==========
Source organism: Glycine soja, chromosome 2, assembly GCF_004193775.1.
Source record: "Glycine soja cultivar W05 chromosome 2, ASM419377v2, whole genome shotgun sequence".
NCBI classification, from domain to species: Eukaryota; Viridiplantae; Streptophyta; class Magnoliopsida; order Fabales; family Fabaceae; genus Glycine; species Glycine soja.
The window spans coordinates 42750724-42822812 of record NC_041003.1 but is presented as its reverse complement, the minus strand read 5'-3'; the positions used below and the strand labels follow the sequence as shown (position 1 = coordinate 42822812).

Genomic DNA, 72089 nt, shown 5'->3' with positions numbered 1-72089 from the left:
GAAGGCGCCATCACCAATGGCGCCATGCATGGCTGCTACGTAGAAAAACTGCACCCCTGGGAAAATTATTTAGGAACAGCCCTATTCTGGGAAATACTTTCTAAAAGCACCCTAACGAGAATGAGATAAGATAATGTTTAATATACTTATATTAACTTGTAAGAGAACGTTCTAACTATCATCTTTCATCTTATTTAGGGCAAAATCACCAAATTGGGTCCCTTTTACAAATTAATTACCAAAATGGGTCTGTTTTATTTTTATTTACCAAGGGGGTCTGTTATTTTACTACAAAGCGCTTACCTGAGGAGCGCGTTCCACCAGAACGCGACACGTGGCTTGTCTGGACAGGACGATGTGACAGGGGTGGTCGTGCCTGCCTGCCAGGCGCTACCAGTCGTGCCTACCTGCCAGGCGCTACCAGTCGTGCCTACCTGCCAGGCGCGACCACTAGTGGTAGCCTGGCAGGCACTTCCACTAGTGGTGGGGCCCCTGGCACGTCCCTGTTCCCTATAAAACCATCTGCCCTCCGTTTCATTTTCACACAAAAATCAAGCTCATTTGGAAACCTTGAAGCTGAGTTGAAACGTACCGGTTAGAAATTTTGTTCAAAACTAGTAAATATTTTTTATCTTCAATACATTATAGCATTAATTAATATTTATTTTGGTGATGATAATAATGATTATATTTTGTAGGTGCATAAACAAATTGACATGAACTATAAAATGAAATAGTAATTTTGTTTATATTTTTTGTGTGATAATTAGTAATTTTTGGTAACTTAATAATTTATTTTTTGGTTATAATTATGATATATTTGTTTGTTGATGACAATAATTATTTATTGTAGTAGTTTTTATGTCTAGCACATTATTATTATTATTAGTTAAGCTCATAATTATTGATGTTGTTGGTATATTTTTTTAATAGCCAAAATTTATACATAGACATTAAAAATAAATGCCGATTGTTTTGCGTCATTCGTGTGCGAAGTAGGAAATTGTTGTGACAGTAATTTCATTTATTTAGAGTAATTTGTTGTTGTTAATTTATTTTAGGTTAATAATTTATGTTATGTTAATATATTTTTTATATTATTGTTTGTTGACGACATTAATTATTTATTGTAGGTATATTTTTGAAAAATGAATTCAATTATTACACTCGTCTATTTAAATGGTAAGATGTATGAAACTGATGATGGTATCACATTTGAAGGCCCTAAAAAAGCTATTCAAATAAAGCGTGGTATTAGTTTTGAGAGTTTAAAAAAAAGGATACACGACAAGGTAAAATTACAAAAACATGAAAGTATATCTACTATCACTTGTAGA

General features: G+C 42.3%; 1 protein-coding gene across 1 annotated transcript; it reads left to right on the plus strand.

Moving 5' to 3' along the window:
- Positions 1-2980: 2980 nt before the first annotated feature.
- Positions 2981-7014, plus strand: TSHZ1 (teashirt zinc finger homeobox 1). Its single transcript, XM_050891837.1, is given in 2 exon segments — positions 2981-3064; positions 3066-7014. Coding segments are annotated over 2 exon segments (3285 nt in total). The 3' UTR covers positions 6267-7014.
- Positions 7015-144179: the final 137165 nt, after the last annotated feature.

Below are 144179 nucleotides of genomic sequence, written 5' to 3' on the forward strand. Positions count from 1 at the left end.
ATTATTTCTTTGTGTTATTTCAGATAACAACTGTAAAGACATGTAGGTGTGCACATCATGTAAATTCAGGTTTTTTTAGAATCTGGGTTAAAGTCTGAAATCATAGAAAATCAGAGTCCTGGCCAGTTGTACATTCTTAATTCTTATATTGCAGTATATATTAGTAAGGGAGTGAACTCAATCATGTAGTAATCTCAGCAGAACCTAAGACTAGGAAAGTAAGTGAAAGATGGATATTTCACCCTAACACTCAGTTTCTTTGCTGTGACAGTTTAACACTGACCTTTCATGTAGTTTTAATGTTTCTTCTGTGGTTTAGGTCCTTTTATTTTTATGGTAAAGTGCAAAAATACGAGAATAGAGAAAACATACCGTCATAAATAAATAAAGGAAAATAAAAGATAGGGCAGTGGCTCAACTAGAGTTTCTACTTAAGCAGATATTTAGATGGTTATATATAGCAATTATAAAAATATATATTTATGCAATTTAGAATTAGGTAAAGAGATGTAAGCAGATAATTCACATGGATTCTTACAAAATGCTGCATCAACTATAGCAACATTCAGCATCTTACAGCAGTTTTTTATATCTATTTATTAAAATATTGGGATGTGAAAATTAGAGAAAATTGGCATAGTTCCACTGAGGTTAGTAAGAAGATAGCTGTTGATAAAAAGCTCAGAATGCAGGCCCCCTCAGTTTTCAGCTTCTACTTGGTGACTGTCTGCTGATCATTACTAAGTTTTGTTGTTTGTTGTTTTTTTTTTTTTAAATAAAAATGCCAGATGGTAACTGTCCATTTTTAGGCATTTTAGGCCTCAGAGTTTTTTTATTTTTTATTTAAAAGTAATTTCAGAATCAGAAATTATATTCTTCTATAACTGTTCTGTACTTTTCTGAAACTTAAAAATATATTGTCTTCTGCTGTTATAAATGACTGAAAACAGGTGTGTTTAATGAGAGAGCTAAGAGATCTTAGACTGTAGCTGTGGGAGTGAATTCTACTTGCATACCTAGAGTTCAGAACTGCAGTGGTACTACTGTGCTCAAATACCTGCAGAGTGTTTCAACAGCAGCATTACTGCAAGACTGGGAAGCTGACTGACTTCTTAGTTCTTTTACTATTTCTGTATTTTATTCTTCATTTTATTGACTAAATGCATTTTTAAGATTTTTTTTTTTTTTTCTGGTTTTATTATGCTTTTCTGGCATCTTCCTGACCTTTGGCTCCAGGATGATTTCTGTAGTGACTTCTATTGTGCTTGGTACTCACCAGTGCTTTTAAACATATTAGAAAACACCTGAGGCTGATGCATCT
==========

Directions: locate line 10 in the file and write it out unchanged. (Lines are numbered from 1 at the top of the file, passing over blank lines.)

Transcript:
- Positions 2981-7014, plus strand: TSHZ1 (teashirt zinc finger homeobox 1). Its single transcript, XM_050891837.1, is given in 2 exon segments — positions 2981-3064; positions 3066-7014. Coding segments are annotated over 2 exon segments (3285 nt in total). The 3' UTR covers positions 6267-7014.